Tuscan old professions: the stonecutter

This time our journey throughout Tuscany and its colours is going to drive us into the past for discovering, or re-discovering, the ancient professions.
Have you ever thought about how different it was when the modern technology didn’t exist and almost everything was handmade? Actually in the past we have been able of great works, like town planning, architectural works, environmental reclamation just to mention a few, without neglecting the research field development, which has turned out the old pen and inkwell in a computer.

With new technologies and materials, we have put a part of our history on one side, even if our present life wouldn’t been as it is without that historical, gradual but necessary process that has taken us to current days.
Mankind’s personal identity wouldn’t exist without its cultural heritage. Protecting its own culture and traditions means saving a part of that personal identity which otherwise would be lost to the world forever. That’s why the Regione Toscana has issued a law (regional law n.15 dated 5th March 1997) which is supposed to protect and regulate all those productive, agricultural and rural activities that are particularly interesting – from a historical, cultural or demographic point of view – , but seem to be declining). Thanks to this law, present and future young generations will be able to tell their children how a common, wicker chair is made, as well as baskets where children use to put their toys; how edible or medicative plants and herbs (commonly found in lawn and gardens) can be distinguished from those we can’t even touch. Those, and other activities we haven’t mentioned yet, must be passed on so that the new generations of the future can be aware of the important role they have played throughout history.

During our past journeys through Tuscany, we spoke about Michelangelo, the sculptor of the Tuscan Renaissance par excellence. Those of you who have read our past stories, will surely remind of the young Buonarroti who, when only six, went to live with a nurse, her husband (a stonecutter) and her family in Settignano (a little village near Florence) where, according to Michelangelo’s quotes, he learnt to carve by sucking her milk. As well as Settignano, well known for its main activity of stone-cutting and for having produced several sculptors of the XV th century, many other towns and villages near Florence had, and still have, pietra serena quarries: Fiesole, Carmignano (and Mount Albano), Lastra a Signa and Impruneta just to mention a few. Even on Abetone, on the Cetona mount and in the Chianti area pietra serena quarries can be found, even if the town where this kind of stone is mainly produced and transformed is Fiorenzuola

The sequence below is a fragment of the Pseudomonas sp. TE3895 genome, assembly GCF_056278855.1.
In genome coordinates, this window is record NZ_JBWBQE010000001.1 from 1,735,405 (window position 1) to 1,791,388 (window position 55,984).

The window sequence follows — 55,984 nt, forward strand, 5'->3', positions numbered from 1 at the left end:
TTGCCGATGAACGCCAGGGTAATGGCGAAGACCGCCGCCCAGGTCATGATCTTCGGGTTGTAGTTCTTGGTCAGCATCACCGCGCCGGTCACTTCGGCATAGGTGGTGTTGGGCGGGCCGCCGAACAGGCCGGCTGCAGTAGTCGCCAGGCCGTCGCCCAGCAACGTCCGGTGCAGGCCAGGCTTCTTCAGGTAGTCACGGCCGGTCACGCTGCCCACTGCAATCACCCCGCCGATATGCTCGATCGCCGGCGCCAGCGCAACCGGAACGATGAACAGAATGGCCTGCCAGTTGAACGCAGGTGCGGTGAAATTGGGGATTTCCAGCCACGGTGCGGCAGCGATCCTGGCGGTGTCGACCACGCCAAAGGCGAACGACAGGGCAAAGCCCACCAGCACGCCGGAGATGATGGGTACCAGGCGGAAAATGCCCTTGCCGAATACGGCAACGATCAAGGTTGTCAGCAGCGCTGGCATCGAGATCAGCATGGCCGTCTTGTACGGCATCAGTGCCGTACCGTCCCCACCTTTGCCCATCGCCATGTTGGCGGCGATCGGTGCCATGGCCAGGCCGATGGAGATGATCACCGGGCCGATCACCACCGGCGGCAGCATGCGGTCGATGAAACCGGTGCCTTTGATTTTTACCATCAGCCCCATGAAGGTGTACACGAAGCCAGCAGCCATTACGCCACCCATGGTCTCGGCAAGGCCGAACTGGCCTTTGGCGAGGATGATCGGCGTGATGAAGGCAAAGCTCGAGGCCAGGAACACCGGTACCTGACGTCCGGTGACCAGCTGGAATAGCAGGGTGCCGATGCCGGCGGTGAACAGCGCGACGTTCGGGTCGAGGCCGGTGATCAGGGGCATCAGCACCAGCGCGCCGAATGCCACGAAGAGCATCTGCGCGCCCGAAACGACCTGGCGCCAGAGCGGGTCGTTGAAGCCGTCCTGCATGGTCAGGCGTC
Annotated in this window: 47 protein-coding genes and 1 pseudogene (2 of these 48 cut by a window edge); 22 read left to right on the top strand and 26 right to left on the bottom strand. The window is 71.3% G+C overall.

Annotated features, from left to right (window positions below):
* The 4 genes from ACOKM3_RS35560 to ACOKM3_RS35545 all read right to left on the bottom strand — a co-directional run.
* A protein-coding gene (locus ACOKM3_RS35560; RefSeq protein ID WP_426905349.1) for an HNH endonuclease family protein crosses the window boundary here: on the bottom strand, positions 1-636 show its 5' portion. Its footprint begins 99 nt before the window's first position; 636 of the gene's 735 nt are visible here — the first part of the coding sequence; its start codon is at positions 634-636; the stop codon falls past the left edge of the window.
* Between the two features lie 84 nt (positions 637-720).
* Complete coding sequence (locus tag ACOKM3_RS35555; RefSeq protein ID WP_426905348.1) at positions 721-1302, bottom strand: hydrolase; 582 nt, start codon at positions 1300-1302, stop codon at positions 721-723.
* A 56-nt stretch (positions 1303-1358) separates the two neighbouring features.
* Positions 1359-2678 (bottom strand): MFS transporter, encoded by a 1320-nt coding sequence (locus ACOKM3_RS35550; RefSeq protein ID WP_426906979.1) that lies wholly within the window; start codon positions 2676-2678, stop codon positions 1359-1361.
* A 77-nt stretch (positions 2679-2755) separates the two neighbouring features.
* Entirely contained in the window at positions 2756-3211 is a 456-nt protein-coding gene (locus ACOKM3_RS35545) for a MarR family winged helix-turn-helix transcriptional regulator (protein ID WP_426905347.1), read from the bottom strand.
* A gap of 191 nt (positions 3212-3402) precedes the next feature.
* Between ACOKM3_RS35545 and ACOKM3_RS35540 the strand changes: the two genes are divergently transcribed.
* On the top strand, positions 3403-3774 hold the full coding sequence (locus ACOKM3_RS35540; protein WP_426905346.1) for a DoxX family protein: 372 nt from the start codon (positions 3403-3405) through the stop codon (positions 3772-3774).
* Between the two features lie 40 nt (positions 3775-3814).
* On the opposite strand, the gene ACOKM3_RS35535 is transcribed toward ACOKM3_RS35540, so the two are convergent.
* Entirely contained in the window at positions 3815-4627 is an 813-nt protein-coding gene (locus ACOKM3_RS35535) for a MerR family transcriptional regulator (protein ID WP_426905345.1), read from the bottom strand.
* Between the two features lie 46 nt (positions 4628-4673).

Just a few centuries ago, those activities were very important, since the pietra serena was largely used for urbanization and for handmade products. We can more easily understand how important this kind of stone was to the local culture by looking at some of the most renowned Renaissance architectural works: the Uffizi Gallery, the Ospedale degli Innocenti – the Hospital of the Innocents in English -, Santo Spirito Basil and san Lorenzo church are all pietra serena buildings. Urban development, as well as the increasing works for towns re-organization and expanding landscaping
have been shaping populations and cultures rebirth from the end of the Middle Age onwards (especially in Tuscany, which was thus called the birthplace of renaissance), consequently intensifying all the activities related to this raw material.
A style-life and a social hierarchy thus began to mark the daily time of the workers who, from dawn to sunset, were supposed to extract and transform the stone as well as to produce the tools they used on the cave directly.

As a popular saying states, everything has a beginning, and those workers’ hands are the symbol of that beginning which reminds us of another saying stating: from little things, big things grow. That’s why we should be proud of remembering those people who have contributed to build our present up, stone after stone; that’s why we have the duty to pass those traditional knowledges and skills on.

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